The BBC's commentary on the upcoming meeting featured a motorcycle ride around Budapest which revealed some of the relics of the Hungarian-Soviet relationship, along with a reproachful reminder that "nowadays one of [Hungary's] biggest exports is controversial headlines about its right-wing prime minister, Viktor Orban." Commentaries on the visit from the BBC and other sources touched upon all the dirt they could recall about the PM, from his statements about a desire to create an "illiberal" democracy to accusations of authoritarianism to insinuations that he had "undermined" the country's democratic institutions by reforming the country's electoral system (which, incidentally, made it more like Germany's). Recalling critical commentary from across the pond, journalists also cited US President Barack Obama's comparison of Hungary to instability-prone Egypt in terms of its civil rights, while others recalled Senator John McCain's statement that Orban was a "neo-fascist dictator." All this falls in line with theories on Central European "democratic regression", or what is vaguely referred to as something called "Putinization"; this became a popular buzzword among NGOs and think-tanks including Freedom House and its European and US-funded Budapest-based counterparts shortly after Orban's election.
However, despite the mountains of criticism leveled against Orban in recent years, the latter's room to maneuver, in both domestic and in foreign policy, is actually highly constricted by the institutions of the European Union. This is evidenced even by the Foreign Ministry's nervous explanations about what it is exactly that Putin's visit to Budapest will constitute. In effect, it seems to take very little movement in the 'wrong' direction to attract the ire of Brussels and Washington.
A Summit? Not a Summit? Walking on Euro-Eggshells
Following a March 2014 EU decision that "member states will not hold bilateral regular summits [with Russia] for the time being," Hungarian officials were forced to explain that the upcoming Orban-Putin talks are not a "regular" state visit, but a "special," "working visit" event. An unnamed EU diplomat told The Economist that all the hubbub about what to call the event is based on the fact that "EU member states agree on a policy and we all follow it, especially in a high-stakes environment like this one."
Moreover, the Hungarian diplomatic corps has been very careful to point out that the upcoming meeting is part of a series of regional meetings between Orban and officials from several countries, including Germany, Poland, and Turkey. The Hungarian Foreign Minister, Peter Szijjarto, meekly told AP that given the country's dependence on Russian gas, Hungary "cannot afford not to talk to Russia," faintly adding that "we wish there were other solutions, but there are not."
The fact that Hungary must humbly explain its motives for meeting with the Russian president to the EU and Washington is understandable, given the constricting political environment the country finds itself in. At the same time, it is somewhat odd that, in the 21st century, the country is not free to conduct its own foreign policy toward Russia, given the country's heavy dependence on Russian energy supplies, the estimated $750 million worth of losses Hungarian producers have faced due to sanctions, and the country's present need for Russian assistance on an $11 billion project to upgrade the country's Paks nuclear power plant. It seems unlikely that Hungarians waking up to find themselves free of the Soviet colossus in 1989 could imagine that their bright future would consist of being constricted by another colossus, the EU.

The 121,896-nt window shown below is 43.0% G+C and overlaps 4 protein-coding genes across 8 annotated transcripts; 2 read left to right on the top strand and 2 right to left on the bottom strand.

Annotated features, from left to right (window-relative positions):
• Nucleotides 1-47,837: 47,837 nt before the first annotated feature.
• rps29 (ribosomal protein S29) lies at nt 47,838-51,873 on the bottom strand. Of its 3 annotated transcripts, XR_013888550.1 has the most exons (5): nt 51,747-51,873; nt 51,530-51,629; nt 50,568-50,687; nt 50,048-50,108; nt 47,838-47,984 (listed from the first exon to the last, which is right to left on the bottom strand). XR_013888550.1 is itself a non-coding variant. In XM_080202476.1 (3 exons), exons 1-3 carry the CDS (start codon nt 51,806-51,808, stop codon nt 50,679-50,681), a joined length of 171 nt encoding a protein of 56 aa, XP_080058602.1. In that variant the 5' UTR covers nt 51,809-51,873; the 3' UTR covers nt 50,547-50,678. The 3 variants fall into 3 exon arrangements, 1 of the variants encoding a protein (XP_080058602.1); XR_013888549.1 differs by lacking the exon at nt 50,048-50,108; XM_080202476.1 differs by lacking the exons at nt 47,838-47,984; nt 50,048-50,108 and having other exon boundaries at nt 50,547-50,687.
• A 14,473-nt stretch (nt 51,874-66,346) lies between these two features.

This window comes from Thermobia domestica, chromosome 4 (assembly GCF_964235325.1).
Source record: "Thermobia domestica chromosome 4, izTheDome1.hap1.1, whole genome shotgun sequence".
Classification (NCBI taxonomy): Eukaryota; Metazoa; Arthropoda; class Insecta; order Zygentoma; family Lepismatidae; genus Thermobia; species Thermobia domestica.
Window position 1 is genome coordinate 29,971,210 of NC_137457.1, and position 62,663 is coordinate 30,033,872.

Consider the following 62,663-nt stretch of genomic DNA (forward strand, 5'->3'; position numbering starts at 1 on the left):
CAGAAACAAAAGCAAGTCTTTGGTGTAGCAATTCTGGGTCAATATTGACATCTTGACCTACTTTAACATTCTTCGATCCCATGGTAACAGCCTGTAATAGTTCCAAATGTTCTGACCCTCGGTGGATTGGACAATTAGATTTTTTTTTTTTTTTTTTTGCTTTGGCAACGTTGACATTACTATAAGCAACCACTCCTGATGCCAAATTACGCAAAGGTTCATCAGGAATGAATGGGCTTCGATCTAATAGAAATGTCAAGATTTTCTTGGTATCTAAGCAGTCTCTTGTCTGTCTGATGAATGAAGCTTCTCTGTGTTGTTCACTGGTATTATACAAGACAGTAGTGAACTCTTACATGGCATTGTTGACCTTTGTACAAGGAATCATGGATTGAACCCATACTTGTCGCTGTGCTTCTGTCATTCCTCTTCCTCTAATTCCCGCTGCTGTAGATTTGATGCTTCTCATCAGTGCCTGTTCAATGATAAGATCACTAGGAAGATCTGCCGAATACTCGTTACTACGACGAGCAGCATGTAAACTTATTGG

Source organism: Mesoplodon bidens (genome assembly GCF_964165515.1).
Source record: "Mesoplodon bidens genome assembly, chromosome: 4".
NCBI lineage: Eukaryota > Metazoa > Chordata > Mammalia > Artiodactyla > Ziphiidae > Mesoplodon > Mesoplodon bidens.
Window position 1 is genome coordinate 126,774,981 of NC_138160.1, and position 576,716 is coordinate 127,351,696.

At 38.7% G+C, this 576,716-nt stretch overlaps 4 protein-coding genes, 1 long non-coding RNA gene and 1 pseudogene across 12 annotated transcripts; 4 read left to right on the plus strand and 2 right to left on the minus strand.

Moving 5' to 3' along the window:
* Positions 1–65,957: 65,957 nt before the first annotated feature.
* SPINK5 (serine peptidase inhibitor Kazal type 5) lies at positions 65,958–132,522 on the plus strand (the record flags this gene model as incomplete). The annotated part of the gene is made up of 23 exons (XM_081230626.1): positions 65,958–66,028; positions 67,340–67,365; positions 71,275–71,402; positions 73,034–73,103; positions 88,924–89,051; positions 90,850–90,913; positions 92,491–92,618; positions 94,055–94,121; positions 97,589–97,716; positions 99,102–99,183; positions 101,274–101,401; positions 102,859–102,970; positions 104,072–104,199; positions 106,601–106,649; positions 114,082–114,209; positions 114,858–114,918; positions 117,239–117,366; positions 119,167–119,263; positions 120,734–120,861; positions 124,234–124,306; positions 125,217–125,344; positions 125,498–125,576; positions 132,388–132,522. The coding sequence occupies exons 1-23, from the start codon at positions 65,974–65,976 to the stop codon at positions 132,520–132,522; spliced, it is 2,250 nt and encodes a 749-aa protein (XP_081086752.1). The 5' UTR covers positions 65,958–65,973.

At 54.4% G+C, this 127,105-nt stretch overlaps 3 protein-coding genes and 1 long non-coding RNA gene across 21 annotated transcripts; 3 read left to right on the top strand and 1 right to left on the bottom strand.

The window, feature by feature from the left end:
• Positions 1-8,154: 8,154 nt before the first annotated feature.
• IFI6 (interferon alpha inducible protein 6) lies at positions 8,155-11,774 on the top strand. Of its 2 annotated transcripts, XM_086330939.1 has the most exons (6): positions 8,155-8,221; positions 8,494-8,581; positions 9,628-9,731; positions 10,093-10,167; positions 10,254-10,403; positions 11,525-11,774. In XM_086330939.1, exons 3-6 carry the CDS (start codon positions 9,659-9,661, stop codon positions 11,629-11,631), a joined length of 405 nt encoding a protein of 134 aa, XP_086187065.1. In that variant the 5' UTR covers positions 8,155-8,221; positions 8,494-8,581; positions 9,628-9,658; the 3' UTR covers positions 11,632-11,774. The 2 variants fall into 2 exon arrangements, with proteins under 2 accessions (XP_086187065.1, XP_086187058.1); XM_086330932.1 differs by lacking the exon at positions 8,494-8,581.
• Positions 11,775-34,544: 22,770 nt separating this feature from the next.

Orban Not the First to Make the EU/US Hit List
Long-serving Belarusian president Alexandr Lukashenko has been called "Europe's last dictator" so much and for so long that he has turned it around on his critics, to the point where he now uses it regularly in sarcastic press remarks to prove a point about his firm stance on an issue. Before him there was Slovak Prime Minister Vladimir Meciar, whose country US Secretary of State Madeleine Albright called "a black hole in the heart of Europe," and whose party couldn't form a coalition in 1998, despite winning the popular vote twice, as NATO and EU officials made it clear they would not allow Slovakia to access the organizations should he become Prime Minister for a second term.
Other independent-minded officials, including Czech presidents Vaclav Klaus and successor Milos Zeman, have also been the subject of media criticism and political ostracism, the latter for his estimation that the Ukrainian conflict was "a civil war" rather than a "Russian invasion," and for his anti-Khodorkovsky, anti-Pussy Riot outbursts. Zeman's contrarian statements have resulted in Bohuslav Sobotka, the country's prime minister, attacking the President, warning that his "dangerous" statements risked alienating the Czech Republic from the EU and NATO. In the Czech Republic and abroad, the unremitting presidents have been derided by witty journalists and diplomats alike; an unnamed Czech diplomat recently told the Financial Times that "it has become something of a Czech tradition to have a crazy man in the [Prague presidential] castle."
And it's not just a matter of having a somewhat positive opinion of Russia. Anyone who goes against what Brussels considers to be in vogue at the moment is slammed by journalists and commentators —case in point: the Kaczynski brothers in Poland.